Max Goody – Bolivian law enforcement official

That’s the presumably fake identity someone used on Monday when they scammed an elderly Tewksbury woman out of $5,000.

It’s as pathetic as it is outlandish.

Police Chief Timothy Sheehan twice described the perpetrators as “degenerates.”

The scammer called the woman and claimed to be a law enforcement official in Bolivia, where he said the woman’s grandson had been imprisoned. The woman needed to immediately wire $5,000 via Money Gram International Transfer in order to get her grandson out of prison.

The woman went to Wal-Mart and wired the money. She was told her grandson was safe in Massachusetts. By the time she tried to cancel the wire transfer, the money had already been claimed by “Max Goody,” in Bolivia.

Scams like this — that pray on the love of grandparents — are increasingly common, according to Tewksbury Police, the AARP, and federal agencies like the Federal Trade Commission and the State Department. Follow the links in the names for more information and tips on how to avoid these scams.

They’re also extremely difficult for local law enforcement to prosecute due to the distances involved and international boundries, according to Sheehan.

“It is not for the lack of effort in this case and with the past cases,” Sheehan told me in an email. “We will work with the federal authorities again this time to see what we are capable of doing in Bolivia. We would like nothing more than to bring those responsible to justice.”

While Tewksbury detectives work with federal authorities, Sheehan wants to warn everyone in the area about this scam.

“We have not had a great deal of success with prosecuting the degenerates that perpetrate this type of heinous international crime,” Sheehan said. “So we wanted to focus as much attention as possible on educating the public that these scams are out there.”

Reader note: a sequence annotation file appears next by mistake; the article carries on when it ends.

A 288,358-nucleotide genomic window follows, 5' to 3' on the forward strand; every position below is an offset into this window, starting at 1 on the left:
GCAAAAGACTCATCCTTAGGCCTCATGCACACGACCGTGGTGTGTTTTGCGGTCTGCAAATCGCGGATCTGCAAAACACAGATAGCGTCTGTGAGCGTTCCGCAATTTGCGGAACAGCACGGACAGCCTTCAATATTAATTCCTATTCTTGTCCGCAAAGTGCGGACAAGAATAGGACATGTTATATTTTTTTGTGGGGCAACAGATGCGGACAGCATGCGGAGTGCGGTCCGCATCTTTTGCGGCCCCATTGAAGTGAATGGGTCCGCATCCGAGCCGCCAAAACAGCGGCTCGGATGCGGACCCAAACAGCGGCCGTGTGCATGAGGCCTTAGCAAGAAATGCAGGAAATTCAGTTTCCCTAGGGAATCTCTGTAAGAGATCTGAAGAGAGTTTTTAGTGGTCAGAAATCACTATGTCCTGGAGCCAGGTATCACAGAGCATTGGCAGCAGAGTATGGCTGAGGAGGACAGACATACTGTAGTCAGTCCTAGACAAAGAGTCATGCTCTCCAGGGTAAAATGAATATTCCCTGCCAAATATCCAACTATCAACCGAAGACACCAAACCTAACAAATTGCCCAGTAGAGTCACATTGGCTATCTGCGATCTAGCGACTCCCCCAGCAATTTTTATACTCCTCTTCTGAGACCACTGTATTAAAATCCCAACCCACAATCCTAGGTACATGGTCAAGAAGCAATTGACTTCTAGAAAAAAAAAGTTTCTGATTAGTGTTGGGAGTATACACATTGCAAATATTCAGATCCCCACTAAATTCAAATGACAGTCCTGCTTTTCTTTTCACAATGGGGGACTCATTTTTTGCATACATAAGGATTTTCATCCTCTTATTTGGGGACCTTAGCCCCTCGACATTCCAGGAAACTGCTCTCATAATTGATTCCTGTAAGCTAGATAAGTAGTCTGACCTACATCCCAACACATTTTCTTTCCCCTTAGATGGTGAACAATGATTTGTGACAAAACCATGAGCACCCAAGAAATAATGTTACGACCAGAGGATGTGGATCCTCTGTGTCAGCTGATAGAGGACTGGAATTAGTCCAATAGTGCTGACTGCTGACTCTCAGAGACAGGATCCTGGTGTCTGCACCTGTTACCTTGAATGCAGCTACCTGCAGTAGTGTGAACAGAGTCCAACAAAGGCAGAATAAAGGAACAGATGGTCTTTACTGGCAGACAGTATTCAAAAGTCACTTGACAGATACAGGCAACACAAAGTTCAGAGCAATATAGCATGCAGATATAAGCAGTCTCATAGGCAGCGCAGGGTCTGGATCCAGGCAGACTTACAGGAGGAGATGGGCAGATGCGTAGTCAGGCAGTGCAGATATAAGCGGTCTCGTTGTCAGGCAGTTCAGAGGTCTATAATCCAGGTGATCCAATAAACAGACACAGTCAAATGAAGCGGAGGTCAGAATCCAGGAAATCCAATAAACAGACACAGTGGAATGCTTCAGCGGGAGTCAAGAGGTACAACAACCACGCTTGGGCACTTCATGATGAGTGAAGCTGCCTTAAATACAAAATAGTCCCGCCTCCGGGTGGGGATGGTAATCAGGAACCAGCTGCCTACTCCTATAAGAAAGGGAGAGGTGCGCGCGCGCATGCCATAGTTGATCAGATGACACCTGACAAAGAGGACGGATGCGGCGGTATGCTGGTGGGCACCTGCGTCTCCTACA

Anyone who thinks they have been a victim of this, or an attempted victim of this, should call police. Do not be too embarrassed to call. These scammers sometimes use information gleaned from obituaries and social media to make their scams extremely complex.

Follow the links I provided above for even more information and safety tips on avoiding these scams.

4 responses to “Max Goody – Bolivian law enforcement official

  1. This s***bag’s gonna maybe be old one of these days….my sincere wish is that HE loses his life savings the same way!

  2. grandma gets ripped off from half way across the world and it gets a blog story in the lowell sun…3 businesses are broken into last week in lowell all in the same night/weekend from what is believed to be the same culprit, and it doesnt get mentioned in an article or a blog?great reporting i guess…

    • Any information on where this occurred?

      I’ll ask some police supervisors about it, but there are over 900 breaks per year in Lowell. One person committing three breaks in the same neighborhood and time frame isn’t at all uncommon, though the fact that they’re business breaks is certainly unusual. Even info on which neighborhood this was in would help, just so I know which sector commander to talk to.

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